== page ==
The women of Champagne and the power of network effects

An interesting study of wine industry producers in the famous French wine region of Champagne has shown that women who develop strong networks in male-dominated industries can achieve some surprising advantages over their male counterparts.

“We found that female growers were able to charge systematically higher prices than male growers for grapes of the same quality,” the report’s authors found.

How exactly did this happen?

Writing in the Harvard Business Review, the study’s authors, Amandine Ody-Brasier and Isabel Fernandez-Mateo, wanted to look specifically at seller-side discrimination, especially in regard to how it might affect female vendors in a predominantly male marketplace.

They chose the Champagne region because its marketplace exhibited two characteristics that would minimise buyer discrimination against minority sellers based on pricing factors: “the two characteristics — quality transparency and price inelasticity — would tend to make it difficult for buyers to discriminate on price against minority growers”.

A quantitative analysis of sale prices over a 17-year period yielded an interesting result:

“To uncover any gender-based differences in prices, we conducted a detailed quantitative analysis of more than 5,700 individual sales transactions over a 17-year period. The results were surprising. We found that female growers were able to charge systematically higher prices than male growers for grapes of the same quality. The difference might seem small (a premium of just 1% to 2%), but for an average grape seller that would translate to more than 2,500 euros annually.”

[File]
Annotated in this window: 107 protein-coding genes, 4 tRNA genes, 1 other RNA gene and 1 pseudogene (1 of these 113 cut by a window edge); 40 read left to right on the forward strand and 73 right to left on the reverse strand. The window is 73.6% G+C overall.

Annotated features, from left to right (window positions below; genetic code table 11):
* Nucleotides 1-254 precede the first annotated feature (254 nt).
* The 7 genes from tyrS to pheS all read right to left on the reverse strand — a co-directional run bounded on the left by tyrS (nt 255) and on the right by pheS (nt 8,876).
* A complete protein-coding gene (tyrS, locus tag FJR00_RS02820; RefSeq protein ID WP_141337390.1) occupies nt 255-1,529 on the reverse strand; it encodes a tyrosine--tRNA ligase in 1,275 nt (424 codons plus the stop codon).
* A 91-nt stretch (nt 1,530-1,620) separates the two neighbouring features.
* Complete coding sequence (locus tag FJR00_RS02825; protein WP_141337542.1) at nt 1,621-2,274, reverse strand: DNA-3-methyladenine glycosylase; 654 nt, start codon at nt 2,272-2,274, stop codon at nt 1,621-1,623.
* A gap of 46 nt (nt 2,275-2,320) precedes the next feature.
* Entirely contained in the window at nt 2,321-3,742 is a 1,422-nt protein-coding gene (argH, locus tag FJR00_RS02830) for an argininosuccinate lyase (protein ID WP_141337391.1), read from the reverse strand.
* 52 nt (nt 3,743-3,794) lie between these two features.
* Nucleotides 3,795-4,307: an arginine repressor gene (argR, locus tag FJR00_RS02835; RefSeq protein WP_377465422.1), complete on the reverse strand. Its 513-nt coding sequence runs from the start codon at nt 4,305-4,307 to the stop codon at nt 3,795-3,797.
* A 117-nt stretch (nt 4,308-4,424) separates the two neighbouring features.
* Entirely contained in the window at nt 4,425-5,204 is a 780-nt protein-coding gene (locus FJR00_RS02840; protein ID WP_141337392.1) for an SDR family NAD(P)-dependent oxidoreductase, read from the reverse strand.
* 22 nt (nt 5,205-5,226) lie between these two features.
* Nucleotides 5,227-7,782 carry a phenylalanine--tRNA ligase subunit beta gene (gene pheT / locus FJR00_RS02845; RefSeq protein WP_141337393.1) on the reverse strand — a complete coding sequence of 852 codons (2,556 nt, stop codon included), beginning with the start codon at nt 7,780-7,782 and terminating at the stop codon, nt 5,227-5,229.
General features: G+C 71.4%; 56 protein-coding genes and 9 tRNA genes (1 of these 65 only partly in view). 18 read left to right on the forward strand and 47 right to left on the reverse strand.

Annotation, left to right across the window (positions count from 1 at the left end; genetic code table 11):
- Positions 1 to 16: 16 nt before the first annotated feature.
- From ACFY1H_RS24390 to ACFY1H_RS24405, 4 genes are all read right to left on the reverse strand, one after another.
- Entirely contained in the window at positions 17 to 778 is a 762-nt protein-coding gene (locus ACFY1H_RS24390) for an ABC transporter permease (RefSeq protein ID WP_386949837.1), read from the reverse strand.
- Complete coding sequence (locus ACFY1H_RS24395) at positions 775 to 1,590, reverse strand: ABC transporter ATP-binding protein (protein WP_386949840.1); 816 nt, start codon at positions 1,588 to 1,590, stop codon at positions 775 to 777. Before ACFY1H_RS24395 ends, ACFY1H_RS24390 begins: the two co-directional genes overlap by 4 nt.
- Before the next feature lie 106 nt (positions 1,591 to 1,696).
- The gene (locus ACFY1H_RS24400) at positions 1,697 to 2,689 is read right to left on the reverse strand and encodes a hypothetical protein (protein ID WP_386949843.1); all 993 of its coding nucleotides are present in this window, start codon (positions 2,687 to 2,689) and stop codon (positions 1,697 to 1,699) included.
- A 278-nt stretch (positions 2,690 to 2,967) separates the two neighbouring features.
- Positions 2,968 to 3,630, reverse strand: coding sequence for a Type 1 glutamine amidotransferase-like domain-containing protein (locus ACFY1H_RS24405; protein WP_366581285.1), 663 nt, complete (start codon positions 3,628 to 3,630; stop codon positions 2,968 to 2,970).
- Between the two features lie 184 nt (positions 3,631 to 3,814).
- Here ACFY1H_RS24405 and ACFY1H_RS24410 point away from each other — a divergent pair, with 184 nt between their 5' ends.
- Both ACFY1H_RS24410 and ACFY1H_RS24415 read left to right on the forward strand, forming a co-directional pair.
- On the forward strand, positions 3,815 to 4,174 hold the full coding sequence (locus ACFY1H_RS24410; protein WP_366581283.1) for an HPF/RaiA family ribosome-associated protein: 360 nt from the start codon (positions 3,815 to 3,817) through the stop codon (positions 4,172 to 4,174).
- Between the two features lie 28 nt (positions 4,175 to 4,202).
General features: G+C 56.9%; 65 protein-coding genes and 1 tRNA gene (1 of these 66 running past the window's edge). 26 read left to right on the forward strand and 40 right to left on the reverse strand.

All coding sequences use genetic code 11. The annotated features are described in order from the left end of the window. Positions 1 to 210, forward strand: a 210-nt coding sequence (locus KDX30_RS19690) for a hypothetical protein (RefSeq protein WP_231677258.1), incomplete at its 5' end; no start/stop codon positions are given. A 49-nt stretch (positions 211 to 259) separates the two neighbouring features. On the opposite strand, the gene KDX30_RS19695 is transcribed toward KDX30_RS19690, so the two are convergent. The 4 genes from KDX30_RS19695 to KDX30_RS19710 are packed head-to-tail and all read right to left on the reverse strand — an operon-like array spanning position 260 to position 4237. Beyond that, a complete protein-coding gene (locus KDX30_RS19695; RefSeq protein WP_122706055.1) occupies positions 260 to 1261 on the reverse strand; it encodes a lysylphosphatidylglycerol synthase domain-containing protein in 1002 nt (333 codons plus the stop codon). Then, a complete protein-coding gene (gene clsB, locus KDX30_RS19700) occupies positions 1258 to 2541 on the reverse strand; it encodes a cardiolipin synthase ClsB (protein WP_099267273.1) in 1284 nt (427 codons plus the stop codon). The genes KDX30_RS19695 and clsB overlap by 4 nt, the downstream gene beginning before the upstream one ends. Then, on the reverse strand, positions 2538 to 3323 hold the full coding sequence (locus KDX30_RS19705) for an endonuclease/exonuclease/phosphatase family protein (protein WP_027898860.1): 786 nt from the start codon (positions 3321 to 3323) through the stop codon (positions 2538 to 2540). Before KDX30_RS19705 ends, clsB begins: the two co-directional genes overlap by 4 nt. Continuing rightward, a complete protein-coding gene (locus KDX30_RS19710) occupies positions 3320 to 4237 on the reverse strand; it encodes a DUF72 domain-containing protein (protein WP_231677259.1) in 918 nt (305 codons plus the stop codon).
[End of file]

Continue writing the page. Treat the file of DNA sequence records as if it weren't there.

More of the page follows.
Following on from the quantitative analysis the authors conducted extensive interviews with 67 men and women involved in the industry. What they uncovered was that women, having been largely shut out of the traditional male networks, developed their own stronger networks that engendered higher sharing and trust levels than observed in the male networks. The experience of being on the outer in a highly chauvinistic industry moved the women towards co-operation in order to overcome discrimination.

“Often, minorities who are excluded from the majority will seek solidarity with one another, and this was certainly the case for the female growers, who tended to interact for social support. These informal relationships frequently led to the women exchanging useful knowledge and market information that the men tended to keep secret. Those conversations might include information about who does business with whom, to what extent, for what grapes, and at what price.”

The authors make the observation that this solidarity appears to be reliant to some degree on the percentage of people (women or other minorities) who identify as a minority group in an industry; so where there might only be a few women in an overwhelmingly male-dominated industry or workplace, they may compete rather than cooperate with each other. This is partly because the small number of people make the benefits gained from cooperation negligible, whereas a more substantial minority grouping would be able to develop sufficiently strong networks to see benefits accrue through the sharing of information and other resources.

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As women gain traction in many traditionally male-dominated industries, it will be interesting to see if this type of network effect is observable elsewhere. It does show that the stereotypical tendency of women in business to lean towards cooperative behaviour rather than competition does not necessarily have to be a negative for the bottom line. In fact, quite the opposite, as the study’s authors conclude:

“As such, it appears that the male grape growers in Champagne, France have much to learn from their female counterparts about the importance of social networks to increase the competitiveness of their businesses.”

NOW READ: How networks of change can help female business owners


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